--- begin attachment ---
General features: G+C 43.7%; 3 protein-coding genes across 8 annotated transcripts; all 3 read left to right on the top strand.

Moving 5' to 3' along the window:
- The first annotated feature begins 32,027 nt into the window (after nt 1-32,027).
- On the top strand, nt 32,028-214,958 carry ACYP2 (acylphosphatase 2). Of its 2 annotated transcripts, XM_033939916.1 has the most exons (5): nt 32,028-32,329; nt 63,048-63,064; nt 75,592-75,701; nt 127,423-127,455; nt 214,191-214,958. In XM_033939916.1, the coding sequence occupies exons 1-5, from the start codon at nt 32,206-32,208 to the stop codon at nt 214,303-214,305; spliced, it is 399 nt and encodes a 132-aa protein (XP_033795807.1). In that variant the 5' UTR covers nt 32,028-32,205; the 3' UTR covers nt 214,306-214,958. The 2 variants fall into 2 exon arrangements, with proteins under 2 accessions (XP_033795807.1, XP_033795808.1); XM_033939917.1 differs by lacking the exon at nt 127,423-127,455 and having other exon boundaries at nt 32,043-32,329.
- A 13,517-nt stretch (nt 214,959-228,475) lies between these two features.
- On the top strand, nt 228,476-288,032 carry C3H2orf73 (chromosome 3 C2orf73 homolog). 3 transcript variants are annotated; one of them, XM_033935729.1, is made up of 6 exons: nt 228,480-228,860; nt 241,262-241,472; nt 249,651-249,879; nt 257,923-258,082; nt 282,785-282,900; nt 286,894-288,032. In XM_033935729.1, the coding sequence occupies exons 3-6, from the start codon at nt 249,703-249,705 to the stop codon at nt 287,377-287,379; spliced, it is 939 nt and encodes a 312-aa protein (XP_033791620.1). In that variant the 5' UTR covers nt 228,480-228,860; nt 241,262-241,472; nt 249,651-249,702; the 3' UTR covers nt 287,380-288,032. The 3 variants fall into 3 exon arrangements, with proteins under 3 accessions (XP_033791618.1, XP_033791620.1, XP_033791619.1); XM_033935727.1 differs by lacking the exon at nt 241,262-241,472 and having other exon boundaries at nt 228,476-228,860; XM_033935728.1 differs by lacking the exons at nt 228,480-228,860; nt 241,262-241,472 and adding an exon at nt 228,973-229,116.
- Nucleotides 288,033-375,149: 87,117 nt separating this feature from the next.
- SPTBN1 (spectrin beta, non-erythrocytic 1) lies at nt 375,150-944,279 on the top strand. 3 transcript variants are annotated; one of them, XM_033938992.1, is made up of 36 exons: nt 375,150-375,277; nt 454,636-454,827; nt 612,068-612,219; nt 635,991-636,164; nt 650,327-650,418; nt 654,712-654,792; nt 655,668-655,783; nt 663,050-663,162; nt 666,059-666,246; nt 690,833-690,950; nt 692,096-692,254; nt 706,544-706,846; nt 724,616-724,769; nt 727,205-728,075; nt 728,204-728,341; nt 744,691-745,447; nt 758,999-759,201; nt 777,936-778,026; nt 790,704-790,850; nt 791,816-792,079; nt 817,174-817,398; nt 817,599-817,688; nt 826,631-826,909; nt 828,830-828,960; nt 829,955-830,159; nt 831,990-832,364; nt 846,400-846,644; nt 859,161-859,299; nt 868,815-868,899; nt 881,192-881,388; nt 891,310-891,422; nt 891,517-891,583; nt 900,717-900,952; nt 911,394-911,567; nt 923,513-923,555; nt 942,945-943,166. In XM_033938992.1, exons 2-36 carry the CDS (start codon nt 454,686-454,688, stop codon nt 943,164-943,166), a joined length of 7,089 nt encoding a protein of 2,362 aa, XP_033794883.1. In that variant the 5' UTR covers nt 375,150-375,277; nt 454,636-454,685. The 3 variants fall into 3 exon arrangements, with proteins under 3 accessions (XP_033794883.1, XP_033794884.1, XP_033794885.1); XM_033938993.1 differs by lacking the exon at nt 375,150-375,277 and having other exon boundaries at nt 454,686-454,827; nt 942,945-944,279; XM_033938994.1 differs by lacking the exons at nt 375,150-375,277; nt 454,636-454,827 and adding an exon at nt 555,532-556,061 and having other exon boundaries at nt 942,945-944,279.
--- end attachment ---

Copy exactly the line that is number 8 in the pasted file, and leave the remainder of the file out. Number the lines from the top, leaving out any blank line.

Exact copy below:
- SPTBN1 (spectrin beta, non-erythrocytic 1) lies at nt 375,150-944,279 on the top strand. 3 transcript variants are annotated; one of them, XM_033938992.1, is made up of 36 exons: nt 375,150-375,277; nt 454,636-454,827; nt 612,068-612,219; nt 635,991-636,164; nt 650,327-650,418; nt 654,712-654,792; nt 655,668-655,783; nt 663,050-663,162; nt 666,059-666,246; nt 690,833-690,950; nt 692,096-692,254; nt 706,544-706,846; nt 724,616-724,769; nt 727,205-728,075; nt 728,204-728,341; nt 744,691-745,447; nt 758,999-759,201; nt 777,936-778,026; nt 790,704-790,850; nt 791,816-792,079; nt 817,174-817,398; nt 817,599-817,688; nt 826,631-826,909; nt 828,830-828,960; nt 829,955-830,159; nt 831,990-832,364; nt 846,400-846,644; nt 859,161-859,299; nt 868,815-868,899; nt 881,192-881,388; nt 891,310-891,422; nt 891,517-891,583; nt 900,717-900,952; nt 911,394-911,567; nt 923,513-923,555; nt 942,945-943,166. In XM_033938992.1, exons 2-36 carry the CDS (start codon nt 454,686-454,688, stop codon nt 943,164-943,166), a joined length of 7,089 nt encoding a protein of 2,362 aa, XP_033794883.1. In that variant the 5' UTR covers nt 375,150-375,277; nt 454,636-454,685. The 3 variants fall into 3 exon arrangements, with proteins under 3 accessions (XP_033794883.1, XP_033794884.1, XP_033794885.1); XM_033938993.1 differs by lacking the exon at nt 375,150-375,277 and having other exon boundaries at nt 454,686-454,827; nt 942,945-944,279; XM_033938994.1 differs by lacking the exons at nt 375,150-375,277; nt 454,636-454,827 and adding an exon at nt 555,532-556,061 and having other exon boundaries at nt 942,945-944,279.